Post-Pulwama, no parking outside security installations

A senior police official said that heightened security measures have been taken to thwart a Pulwama-like attack. Reuters file photo

In the backdrop of the recent deadly car bomb attack on a CRPF convoy in Pulwama, security agencies in Kashmir have decided not to allow parking of civilian vehicles outside security installations.

As part of a slew of security measures no vehicle— four or two-wheeler— will be allowed to park outside army camps, police stations and CRPF camps, along the highway and elsewhere “for security reasons.”

A senior police official said that heightened security measures have been taken to thwart a Pulwama-like attack.

“It's part of the standard operating procedure (SOP) to maintain an extra level of alertness as there are always apprehensions that militants may strike again,” he said.

The officer said that the security measures have been taken “actually for the safety of the general public.” 

“Keeping civilians away from the forces’ camps is part of our strategy to avoid civilian causalities during militant attacks. We seek public cooperation in this regard,” he said.

“Alert sentry will not allow parking of any private or public vehicle outside any security installation. He will issue warnings by blowing his whistle and if the person continues to ignore repeated warnings, the sentry can open fire if suspicion increases,” he warned.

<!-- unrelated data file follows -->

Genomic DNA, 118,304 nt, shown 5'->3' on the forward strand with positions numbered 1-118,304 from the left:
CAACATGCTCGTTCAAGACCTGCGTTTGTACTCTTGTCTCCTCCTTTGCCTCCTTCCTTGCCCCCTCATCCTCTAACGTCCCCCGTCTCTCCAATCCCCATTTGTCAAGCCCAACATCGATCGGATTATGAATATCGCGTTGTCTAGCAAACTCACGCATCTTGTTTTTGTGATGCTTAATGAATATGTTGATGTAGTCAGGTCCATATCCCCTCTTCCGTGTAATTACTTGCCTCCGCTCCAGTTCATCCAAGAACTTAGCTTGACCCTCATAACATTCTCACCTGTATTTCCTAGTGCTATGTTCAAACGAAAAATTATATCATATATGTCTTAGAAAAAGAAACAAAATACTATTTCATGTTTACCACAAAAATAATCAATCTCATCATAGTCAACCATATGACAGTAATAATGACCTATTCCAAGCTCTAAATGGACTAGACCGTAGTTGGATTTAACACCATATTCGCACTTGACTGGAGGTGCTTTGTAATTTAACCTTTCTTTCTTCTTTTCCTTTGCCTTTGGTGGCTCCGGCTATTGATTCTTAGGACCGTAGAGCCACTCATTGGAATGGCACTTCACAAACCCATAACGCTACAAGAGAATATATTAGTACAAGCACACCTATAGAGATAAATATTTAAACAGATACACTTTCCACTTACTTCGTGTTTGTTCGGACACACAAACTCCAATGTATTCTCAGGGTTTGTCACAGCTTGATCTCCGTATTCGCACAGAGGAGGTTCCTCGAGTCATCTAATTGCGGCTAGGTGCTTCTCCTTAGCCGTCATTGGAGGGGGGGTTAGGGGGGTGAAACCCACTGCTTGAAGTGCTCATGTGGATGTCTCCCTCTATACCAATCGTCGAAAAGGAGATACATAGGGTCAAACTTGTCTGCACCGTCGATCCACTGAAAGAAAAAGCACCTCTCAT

Pertinently, Union Home Minister Rajnath Singh during his visit to Srinagar last month had sought people’s cooperation to halt movement of civilian vehicles while the forces’ convoys move along the highways.

“From now onwards, during convoy movement civilian vehicles would be stopped till forces’ cavalcades pass off smoothly. Here people have to bear with us as this will cause a bit of inconvenience to them and I regret that,” Rajnath told reporters here after chairing a high-level security meeting.

During the 1990s, when militancy was at its peak, the movement of vehicles was restricted when security convoys moved.

This was lifted after a government led by the Peoples’ Democratic Party took office in 2002, promising a “healing touch” for the conflict-torn population. The fresh restrictions could increase public resentment against the security forces.

Adil Ahmad Dar, a Jaish-e-Mohammad (JeM) militant from Pulwama in south Kashmir, had rammed an explosives-laden vehicle into a bus carrying troops of the Central Reserve Police Force (CRPF), killing 49 men on February 14.

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Post-Pulwama, no parking outside security installations


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